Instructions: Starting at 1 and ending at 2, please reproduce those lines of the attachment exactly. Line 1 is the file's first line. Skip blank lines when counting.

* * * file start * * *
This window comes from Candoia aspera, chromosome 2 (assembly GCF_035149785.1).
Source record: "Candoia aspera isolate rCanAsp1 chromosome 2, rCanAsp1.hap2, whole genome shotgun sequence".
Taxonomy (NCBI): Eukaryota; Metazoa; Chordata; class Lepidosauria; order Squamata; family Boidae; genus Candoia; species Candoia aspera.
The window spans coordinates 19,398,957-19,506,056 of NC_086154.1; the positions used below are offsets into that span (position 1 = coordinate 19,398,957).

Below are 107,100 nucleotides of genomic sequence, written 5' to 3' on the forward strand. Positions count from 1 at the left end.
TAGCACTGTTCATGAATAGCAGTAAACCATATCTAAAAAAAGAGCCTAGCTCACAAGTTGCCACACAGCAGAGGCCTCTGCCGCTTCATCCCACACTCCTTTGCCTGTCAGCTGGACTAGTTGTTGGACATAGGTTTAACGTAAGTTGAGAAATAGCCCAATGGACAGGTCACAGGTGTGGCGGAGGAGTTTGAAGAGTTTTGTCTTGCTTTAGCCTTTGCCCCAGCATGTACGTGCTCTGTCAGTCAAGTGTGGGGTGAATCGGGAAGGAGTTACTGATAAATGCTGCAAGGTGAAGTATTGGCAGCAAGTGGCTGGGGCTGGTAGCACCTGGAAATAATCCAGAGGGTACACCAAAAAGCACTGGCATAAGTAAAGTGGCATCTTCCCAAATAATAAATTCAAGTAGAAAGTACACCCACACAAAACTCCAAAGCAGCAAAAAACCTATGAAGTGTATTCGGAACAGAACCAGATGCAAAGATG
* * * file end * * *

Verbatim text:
This window comes from Candoia aspera, chromosome 2 (assembly GCF_035149785.1).
Source record: "Candoia aspera isolate rCanAsp1 chromosome 2, rCanAsp1.hap2, whole genome shotgun sequence".